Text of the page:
On Christmas Eve, Sarah and Marc (American and Spaniard, respectively, with whom we celebrated Thanksgiving) invited me to their apartment for raclette. After I admitted that I didn’t really know what that meant, Sarah explained, “it’s basically an excuse to eat really, really slowly.”

A raclette grill.

It was just them, me, two of their German friends, and some improbably large bottles of beer, which I’m coming to see as par for the course at Marc and Sarah’s. Oh, and pounds and pounds of cheese, some of which got baked, some of which got roasted, and some of which (halloumi!) got fried. Unfortunately, I had to leave early to make it to midnight church on time, which I didn’t, because on Christmas the trains run either twice an hour or every time Santa Claus is spotted, which is never. Fortunately, people can’t give nasty looks on Christmas, so the consequences for arriving when the sermon was almost over were solely musical in nature.

The next evening, Olga invited me to (I thought) her friend’s house for Christmas dinner. We met at the station and got lost on the way, which gave us plenty of time to talk about Christmas songs that we hate. Olga’s friend wasn’t there, and the apartment belonged to friends of friends of Olga’s roommate’s friend. In attendance were 2 Mexicans, 1 Pakistani, 2 Indians, 1 Singaporean, 1 Malaysian, 1 Colombian, 1 Spaniard, 1 Russian (that’s Olga), 1 American (that’s me), and 2 Germans, one of whom inexplicably thought that this dinner was an appropriate time to preach about how all the non-Berliners coming into Berlin are ruining it for the “real residents.” I guess it’s not a holiday dinner if no one gets offended.

It turns out all these people know each other either from a Baha’i prayer group that meets weekly in this apartment, or from a Baha’i university program somewhere in central Germany. The party was awkward for me because I knew no one except Olga (we’d arrived in a flurry of burning cakes and simmering sauces), so if someone asked me how I knew the host, it turned into a long story designed to hide the fact that I wasn’t entirely sure who that was. The party was awkward for Olga because she was the only person in attendance who didn’t speak fluent English. The party was awkward for both of us because the go-to icebreaker was “so have you been to the Baha’i devotionals?” For me, the answer was a simple “no,” which put a quick end to the conversation; for Olga, however, that sentence turned the whole conversation into a confusing and terrifying experience, which she felt ill-equipped to navigate.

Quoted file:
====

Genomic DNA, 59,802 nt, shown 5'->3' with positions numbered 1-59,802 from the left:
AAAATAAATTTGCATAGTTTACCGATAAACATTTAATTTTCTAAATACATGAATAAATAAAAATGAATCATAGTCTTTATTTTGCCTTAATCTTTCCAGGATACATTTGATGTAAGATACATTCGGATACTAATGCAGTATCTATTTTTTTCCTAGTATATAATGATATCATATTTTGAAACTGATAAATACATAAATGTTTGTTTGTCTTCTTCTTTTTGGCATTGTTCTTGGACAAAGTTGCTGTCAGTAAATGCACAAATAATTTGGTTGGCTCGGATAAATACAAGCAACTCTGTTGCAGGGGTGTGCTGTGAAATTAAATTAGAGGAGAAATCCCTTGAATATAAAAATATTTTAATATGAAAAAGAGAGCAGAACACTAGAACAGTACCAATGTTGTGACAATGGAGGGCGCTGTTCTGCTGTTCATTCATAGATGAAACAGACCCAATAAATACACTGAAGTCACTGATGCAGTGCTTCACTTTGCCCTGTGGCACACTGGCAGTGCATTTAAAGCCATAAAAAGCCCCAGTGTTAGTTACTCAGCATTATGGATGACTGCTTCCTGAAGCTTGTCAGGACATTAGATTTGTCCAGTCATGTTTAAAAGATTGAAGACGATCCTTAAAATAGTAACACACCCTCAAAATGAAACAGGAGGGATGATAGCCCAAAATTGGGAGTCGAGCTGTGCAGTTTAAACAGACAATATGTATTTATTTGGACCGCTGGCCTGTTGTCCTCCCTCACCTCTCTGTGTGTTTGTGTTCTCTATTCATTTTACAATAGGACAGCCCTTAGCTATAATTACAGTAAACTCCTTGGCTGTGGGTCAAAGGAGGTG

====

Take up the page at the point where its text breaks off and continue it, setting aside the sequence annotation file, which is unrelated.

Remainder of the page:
The feeling of otherness did not diminish when we presented the bottle of wine Olga had brought to the host, only afterwards discovering that that Baha’i as a rule do not drink. Fortunately, one of the Indians was not Baha’i, so the three of us took one for the team and, in Russian fashion, did our best to finish the bottle.

At some point in the Soviet years, three rubles would buy a bottle of vodka and a snack. So three people, each with a ruble, was all you needed to have a little party. And if (in the good old days, in Mayberrygrad) two people wanted to have a drink, they’d stop you on the street to ask, “will you be our third?”

Fortunately, daal, kabsa, some Indian thing, oliv’e, and a really confusing cake (chocolate chips AND blueberries? Can we really handle it?) prevented us from making ourselves ridiculous.

Once we had eaten far more than we’d intended, Husam fetched a guitar from the bedroom and suggested that we have a sing-along. Because we’re that hippie. When Olga got an evil gleam in her eye, I remembered with horror our conversation about Christmas songs on the way. With a smile that probably seemed innocent to anyone but me, she suggested, “Last Christmas I gave you my heart!” And damned if they didn’t sing the whole entire thing.